Does every nonprofit regardless of its explicit mission have, by the simple fact that it is a nonprofit, the responsibility to work on social justice? This is the question I pose to every student early in their tenure in the Masters in Nonprofit Leadership program.
I ask this question of myself as I read the multiple statements nonprofits are issuing in the aftermath of our country’s crisis of social and racial injustice. As I read and ponder, I keep returning to the same place: one statement does not qualify as working for social justice. It might make you feel better as you give yourself a pat on the back, but it still smacks of the same tokenism as that lone person who might be used to demonstrate your inclusivity.
While demonstrators and token statements are focused on the behavior of law enforcement, they are a reflection of society—just as we are. It is society as a whole that has failed people of color, and everyone else. If we don’t broaden the focus of our current anger, we run the risk of visiting upon our society our own version of Ground Hog Day. What is the difference between today and 1921? 1964? 1968? 1992?
At The Nonprofit Center’s staff meeting earlier this week, we were processing our stories and emotions. One staff member shared her experience of being at a Target store, with her six-month-old son and eight-year-old daughter. Suddenly, alarms went off and the public address system announced that everyone had to leave immediately—looters had arrived. As she and the crowd moved to exit, she heard the women behind her tell the man she was with to move faster. He said he couldn’t as he didn’t want to run over the baby. Her response? “I don’t give a f** about a black baby.”
I write this, disheartened by the reality that too many of my lifelong fights seem not to have provided the return I had hoped for, nor the progress they should have. We are still a society marred by bigotry, rooted in fear and stupidity. These basest characteristics of human beings, driven by the need to be supreme—as individuals, whites over people of color, men over women; as organizations, one better, bigger, wealthier than another; and as a country. Fear, stupidity and supremacy negate the ability to listen openly, work together and compromise.
Many organizations have spent a lot of time talking about diversity, equity, inclusion, justice, etc., and crafting policies for their organizations. In many ways, this effort should be duplicative. Sadly, though, it isn’t, because too many organizations have, over the decades, ignored their very own core values. So many nonprofits have as a core value, an expression of respect for all, embracing inclusivity in a variety of ways.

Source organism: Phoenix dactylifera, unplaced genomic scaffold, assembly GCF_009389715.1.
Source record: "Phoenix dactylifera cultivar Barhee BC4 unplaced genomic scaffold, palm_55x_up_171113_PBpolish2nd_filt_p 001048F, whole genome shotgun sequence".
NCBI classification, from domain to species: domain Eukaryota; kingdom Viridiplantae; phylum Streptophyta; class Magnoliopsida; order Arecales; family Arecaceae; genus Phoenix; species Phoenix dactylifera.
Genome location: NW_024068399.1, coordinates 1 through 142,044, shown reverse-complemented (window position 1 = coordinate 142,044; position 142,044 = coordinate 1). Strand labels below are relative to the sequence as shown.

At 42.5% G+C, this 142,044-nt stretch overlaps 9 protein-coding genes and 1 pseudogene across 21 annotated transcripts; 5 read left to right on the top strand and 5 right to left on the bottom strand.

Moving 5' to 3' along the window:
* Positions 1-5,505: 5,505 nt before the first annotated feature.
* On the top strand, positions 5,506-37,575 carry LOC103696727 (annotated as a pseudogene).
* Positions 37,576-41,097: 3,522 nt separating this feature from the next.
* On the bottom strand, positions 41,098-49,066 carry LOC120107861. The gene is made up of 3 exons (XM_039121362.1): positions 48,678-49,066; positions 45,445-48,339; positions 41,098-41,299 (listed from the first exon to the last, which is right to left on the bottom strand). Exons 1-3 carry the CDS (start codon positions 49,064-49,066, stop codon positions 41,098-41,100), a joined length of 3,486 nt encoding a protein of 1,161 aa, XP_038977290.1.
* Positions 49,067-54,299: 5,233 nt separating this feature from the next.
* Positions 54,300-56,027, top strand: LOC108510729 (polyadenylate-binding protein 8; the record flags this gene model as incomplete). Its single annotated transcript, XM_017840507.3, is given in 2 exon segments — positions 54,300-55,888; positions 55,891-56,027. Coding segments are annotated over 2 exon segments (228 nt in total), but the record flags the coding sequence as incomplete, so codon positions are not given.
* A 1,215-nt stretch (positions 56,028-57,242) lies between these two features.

The fact that any of these nonprofits is only just now getting around to talking about equity and inclusion speaks volumes about their disregard for their very own core values. If this is you, you have allowed your core values to become invisible, both within and outside of your organization. I must ask if you have done the same with your mission?
One of the things about living core values is that they force a confrontation with the personal core values of everyone affiliated with your organization—from employee to client, board member to other volunteers, funder to collaborator. If an individual’s core values don’t align with the organization’s core values, that individual should not be part of the organization. It means too much cognitive dissonance for the individual and too much potential confrontation within the organization.
One executive director whose organization carefully crafted a statement of solidarity with the protestors (not the rioters), received only one comment in response to the organization’s Facebook post. It was harsh criticism from the spouse of a board member. While I know from my own experience that spouses do not always share the same opinions, if the partnership is to last, there must be a shared set of core values. So it must be with all the partnerships a nonprofit has, be it with a board or staff member, a volunteer, a collaborator, a funder.
While protesting is so important to a healthy democracy, we cannot afford to wait to address issues until mass protesting feels like the only response. As nonprofits, we must start with our own houses and build the culture of social justice and inclusivity that we truly know enriches us all. We have to push it out to others, even down their throats if necessary. It is our duty as nonprofits if we believe that our work is about improving the quality of life for all, no matter how our day to day work goes about achieving that goal.